The greater repercussions of his choice were less tangible. He gave a great boost to British morale, simultaneously painting his fellow KM personnel as quitters. The result was an ossifying of command initiative in the KM. I don't think it's fair to saddle Langsdorff with the entirety of blame, however, as he had received permission for his action.
                      In the end, I tend to think his actions were ultimately detrimental to the German war effort. But that's okay by me.

                      Comment

                      • wizardS1969
                        Junior Member
                        • Mar 2005
                        • 9

                        #12
                        Great topic of discussion guys. Hans Langsdorf, whether you love or hate the German's, was a German hero who fought and died for what he believed was right at the time. As with any patriotic person, you and I included, in similar situations and time frame, may have done the same. I do hope that his grave is treated with due respect as he did give the ultimate sacrifice. Unlike what Turkey is doing in desecrating the allied beach landing at Gallipolli, disturbing not only Australian, New Zealand and British graves, but also Turkish one. But that is another story.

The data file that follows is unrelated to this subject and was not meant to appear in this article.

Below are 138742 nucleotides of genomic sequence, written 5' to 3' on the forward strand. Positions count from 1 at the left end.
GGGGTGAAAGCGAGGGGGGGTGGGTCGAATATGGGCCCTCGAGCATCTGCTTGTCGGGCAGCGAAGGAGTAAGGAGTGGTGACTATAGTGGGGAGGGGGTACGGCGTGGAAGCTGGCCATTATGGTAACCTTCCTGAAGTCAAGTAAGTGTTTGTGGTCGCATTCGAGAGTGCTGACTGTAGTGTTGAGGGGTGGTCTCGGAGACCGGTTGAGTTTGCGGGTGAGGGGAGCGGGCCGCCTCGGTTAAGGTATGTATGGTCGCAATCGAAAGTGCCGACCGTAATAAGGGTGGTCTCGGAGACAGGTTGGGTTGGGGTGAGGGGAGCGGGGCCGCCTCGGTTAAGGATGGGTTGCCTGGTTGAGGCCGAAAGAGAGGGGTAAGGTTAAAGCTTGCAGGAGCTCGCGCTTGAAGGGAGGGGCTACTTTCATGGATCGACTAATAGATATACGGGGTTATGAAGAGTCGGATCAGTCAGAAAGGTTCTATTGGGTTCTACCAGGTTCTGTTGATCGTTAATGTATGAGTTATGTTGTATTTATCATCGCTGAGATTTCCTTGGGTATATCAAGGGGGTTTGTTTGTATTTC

Comment

                        • Moggy C
                          Moderator
                          • Jan 2000
                          • 20534

                          #13
                          I don't often post here but I've been very impressed with this thread and felt I had to add my contribution.

                          From the image it would appear that the Captain lies with members of his crew.

                          Faced with this question about the repatriation of remains of aircrew who died together I've always supported the 'leave them together where they died' faction.

                          I see no reason to change my view in this case.